Thursday, September 12, 2013

Panel with Bevel Clusters and Blue Gems - Soldered and Framed

As of the last posting, each piece of glass had been copper foiled.  My next step is to add my signature. Below, I've etched my name and the month and date inconspicuously to the lower right hand corner glass.

Notice that I have not applied copper foil to the entire outer edge.  This is to make it easier for my husband Eric to install the metal channel frame later on.  There is no need to apply foil to the outer edge of a panel unless it is to be tinned instead of framed..

At random joints throughout the panel, I've inserted some flat, braided copper reinforcement wire.  Its visible in the seam between the glass pieces, below.  Once that seam is soldered, the wire virtually disappears. This reinforcement adds extra strength to the piece, and contributes to its longevity.

The next step is to prepare the panel for tack soldering.  Here I'm brushing on Canfield Blu-Glass Flux along all the seams.  On the left is my breathing mask which i use when I'm soldering.

Shown below is the joints tack-soldered.  This is a preliminary step to ensure that the glass stays in place when the "fence" or "jig" is removed from the border.

Since the pieces of glass are secured, I'm now sliding out the pattern or "cartoon".  This is to protect the paper pattern from the chemicals and the soldering process.

Below, the front of the panel has been soldered.

Here I'm spraying on Kwik-Clean Flux and Patina remover which I dry off with a towel.

The two blue gems in the center of the panel are dimensional and protrude a bit from the front.  Therefore, when I turned the panel over to solder the back, I rested it on two magazines so that the panel will lay flat and the solder will flow evenly.

Here, I'm soldering each of the seams.  I turn the panel frequently as I work so I can get the best angle for nice soldering lines.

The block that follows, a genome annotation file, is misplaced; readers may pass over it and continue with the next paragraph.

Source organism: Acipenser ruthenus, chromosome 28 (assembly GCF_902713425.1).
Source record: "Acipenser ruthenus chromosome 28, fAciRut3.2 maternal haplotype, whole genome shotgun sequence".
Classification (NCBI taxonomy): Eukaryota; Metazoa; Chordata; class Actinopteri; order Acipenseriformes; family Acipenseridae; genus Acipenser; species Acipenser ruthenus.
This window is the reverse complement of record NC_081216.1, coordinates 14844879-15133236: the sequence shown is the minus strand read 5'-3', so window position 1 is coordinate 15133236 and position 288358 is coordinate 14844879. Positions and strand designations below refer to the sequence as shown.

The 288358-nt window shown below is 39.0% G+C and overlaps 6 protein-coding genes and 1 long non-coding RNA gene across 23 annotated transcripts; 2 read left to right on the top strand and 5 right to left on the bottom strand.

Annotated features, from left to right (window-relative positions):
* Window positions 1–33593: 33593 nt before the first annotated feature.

I sprayed and dried the back side of the panel.  After both sides of the panel have been soldered and cleaned, my husband Eric measures and saws lengths of metal channel and installs them around the outer edge of the panel.  Then I solder the corners, and on the back only, I solder the lead lines to the frame for added strength.

After another cleaning, I begin applying the Novacan Black Patina to both sides.  I always work from the bottle cap to avoid risking contaminating the bottle.  It works instantly.  I let it sit for 15 minutes or so, then I spray and wash off the residue.

And here is the finished panel!  I usually photograph completed pieces outdoors to catch the natural light, but it is raining and I didn't want to wait for the "big reveal".

Here is a view from the side, lit so that the textures of the glass and bevels can readily be seen.  Click on the photo to enlarge for a better look. Around the outer border is classic glue chip glass.  The small medium blue corner squares are rough rolled glass.  And the clear glass around the bevel clusters in the center is called Artique.  My customer and i worked together to create a simple, yet classic pattern with appropriate glass for his older home.

Thank you Geoff .. It was a pleasure working with you!  Eric and I look forward to installing your new stained glass panel tom'w night!  (Photos to follow)

Please visit my website to see my custom windows and repairs (click here).  And if you are on FaceBook, become a fan and I'll keep you up to date on all my stained glass projects.  Call me any time at 201-600-1616 or email with your questions. Thanks!

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